In one of my college blog posts last week, I was raving about a new book, The Thinking Student’s Guide to College by Andrew Roberts, who is an assistant professor of political science at Northwestern University. If you missed the post, here it is:
Today I wanted to share just a few of the tips that Roberts includes in his book about selecting classes. Students often do a poor job of choosing classes and Roberts laid out the dilemma nicely when he made this observation:
Every semester, students confront the dilemma of what classes to take. Many look harried and disappointed during registration week and the first week of classes. The cause of their disappointment is not that all the good courses are filled up – even if students think they are – but that they wear blinders in making their choices.
To avoid this trap, here are some of Roberts’ tips:
1. Visit 5 to 10 classes during the first week of a semester.
Try a different class during every time slot. Sampling classes can provide an early impression about which ones are worthwhile and which would be busts. If a promising class is filled, try again the next semester.
2. Aim for variety.
High school students are not familiar with most subjects that colleges offer. That’s a great reason why underclassmen, in particular, should sample as many different disciplines as possible. By dabbling, they are more likely to discover a discipline that they like.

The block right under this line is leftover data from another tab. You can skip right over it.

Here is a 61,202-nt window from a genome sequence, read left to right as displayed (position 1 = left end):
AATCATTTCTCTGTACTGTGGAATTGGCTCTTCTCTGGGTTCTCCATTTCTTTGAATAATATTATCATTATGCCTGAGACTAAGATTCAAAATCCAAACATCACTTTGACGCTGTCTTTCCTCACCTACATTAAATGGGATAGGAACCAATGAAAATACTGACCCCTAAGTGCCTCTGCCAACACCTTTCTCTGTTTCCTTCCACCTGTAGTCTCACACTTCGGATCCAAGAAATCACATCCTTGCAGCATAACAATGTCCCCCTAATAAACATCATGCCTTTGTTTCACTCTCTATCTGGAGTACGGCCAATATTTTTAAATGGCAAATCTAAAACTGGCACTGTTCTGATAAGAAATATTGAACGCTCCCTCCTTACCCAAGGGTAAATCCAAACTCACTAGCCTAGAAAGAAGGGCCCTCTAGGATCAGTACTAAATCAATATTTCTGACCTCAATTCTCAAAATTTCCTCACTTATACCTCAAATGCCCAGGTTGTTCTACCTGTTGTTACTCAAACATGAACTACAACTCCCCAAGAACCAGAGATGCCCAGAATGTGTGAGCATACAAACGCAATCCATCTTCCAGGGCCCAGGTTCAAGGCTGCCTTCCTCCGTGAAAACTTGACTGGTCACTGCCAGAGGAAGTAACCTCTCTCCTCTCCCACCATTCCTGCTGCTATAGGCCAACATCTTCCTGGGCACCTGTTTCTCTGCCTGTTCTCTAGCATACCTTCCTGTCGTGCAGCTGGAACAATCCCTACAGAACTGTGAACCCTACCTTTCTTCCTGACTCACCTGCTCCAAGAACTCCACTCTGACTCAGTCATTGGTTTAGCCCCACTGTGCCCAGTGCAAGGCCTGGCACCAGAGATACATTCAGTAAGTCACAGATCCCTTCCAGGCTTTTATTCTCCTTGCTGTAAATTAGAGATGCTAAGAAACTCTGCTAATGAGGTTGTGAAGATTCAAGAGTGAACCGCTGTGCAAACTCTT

3. Don’t rush to complete general-ed requirements.
Freshmen and sophomores tend to focus on fulfilling their general-ed requirements early, but Roberts says that’s a bad idea. If you postpone some of the general-ed requirements, you can better determine which subjects that you’d really like to focus on in college.
4. At least once a year, take a class that challenges your beliefs.
Leave your comfort zone and become acquainted with world views that don’t sync with yours. If you’re a conservative, consider taking a class on Marxism or perhaps women’s studies. If you’re an atheist, try a theology course. A liberal could choose a class on conservative political thought. Even if you ultimately hate the course, Roberts suggests that you should learn more than if you had simply chosen a class that confirms your beliefs.
5. Take writing-intensive classes.
Choosing classes that requires copious writing sounds grueling, but Roberts offers pragmatic reasons for volunteering for this torture. Employers want graduates who can write, and you’re not going to get a pass even if you’re majoring in a technical or scientific field. You will also receive more attention from a professor in a writing-intensive class since he/she must review what you write.
6. Read faculty evaluations.
Most universities have students complete faculty evaluations at the end of each semester. If the results are made public—and they often are—pour through them. Students tend to agree with each other on what classes are best, and these also seem to be correlated to performance. Students perform better in classes that they rate highly.
Lynn O’Shaughnessy is the author of a new eBook, Shrinking the Cost of College: 152 Ways to Cut the Cost of a Bachelor’s Degree. She also blogs about college for CBSMoneyWatch. Follow her on Twitter.